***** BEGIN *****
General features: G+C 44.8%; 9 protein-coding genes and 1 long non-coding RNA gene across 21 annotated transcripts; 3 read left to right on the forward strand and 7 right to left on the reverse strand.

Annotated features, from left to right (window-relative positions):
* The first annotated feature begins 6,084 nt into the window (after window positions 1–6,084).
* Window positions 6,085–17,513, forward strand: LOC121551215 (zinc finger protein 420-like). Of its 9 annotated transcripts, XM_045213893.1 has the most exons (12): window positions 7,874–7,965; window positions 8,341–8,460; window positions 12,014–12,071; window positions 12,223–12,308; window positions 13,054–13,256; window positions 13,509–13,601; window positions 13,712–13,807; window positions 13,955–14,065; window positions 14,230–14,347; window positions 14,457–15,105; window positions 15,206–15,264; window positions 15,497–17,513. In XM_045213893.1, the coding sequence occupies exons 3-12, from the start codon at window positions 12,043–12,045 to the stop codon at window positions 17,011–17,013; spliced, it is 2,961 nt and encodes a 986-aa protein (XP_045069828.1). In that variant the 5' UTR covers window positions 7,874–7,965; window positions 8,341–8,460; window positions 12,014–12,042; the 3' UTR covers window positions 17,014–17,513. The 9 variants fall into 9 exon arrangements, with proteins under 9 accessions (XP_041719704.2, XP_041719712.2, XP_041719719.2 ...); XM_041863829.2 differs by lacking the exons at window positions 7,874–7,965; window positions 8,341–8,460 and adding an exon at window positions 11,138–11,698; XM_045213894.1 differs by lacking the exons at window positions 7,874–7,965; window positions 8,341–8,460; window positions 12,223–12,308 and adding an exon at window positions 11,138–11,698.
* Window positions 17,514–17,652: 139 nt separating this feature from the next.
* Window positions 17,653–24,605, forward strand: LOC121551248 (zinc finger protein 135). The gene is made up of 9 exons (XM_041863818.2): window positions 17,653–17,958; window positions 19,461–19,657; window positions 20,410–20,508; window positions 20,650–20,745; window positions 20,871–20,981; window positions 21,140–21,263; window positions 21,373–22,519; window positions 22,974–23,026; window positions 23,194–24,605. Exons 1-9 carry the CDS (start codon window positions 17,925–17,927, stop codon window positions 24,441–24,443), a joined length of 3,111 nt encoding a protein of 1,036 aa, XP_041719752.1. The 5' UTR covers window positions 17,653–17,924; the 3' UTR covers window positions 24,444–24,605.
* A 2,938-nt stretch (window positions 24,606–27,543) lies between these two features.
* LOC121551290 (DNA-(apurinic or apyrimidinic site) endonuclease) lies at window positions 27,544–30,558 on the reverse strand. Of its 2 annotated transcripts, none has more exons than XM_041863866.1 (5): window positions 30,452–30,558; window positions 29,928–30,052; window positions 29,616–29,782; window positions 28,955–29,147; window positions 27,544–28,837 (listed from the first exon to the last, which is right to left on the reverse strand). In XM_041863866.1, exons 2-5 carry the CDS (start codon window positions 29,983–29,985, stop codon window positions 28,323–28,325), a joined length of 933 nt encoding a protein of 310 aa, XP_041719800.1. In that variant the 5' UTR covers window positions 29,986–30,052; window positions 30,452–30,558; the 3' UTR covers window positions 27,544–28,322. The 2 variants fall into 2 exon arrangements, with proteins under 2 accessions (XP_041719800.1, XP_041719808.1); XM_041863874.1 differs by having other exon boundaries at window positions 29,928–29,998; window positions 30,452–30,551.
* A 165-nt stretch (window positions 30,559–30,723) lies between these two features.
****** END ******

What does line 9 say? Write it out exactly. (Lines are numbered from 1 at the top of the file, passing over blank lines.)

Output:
* A 165-nt stretch (window positions 30,559–30,723) lies between these two features.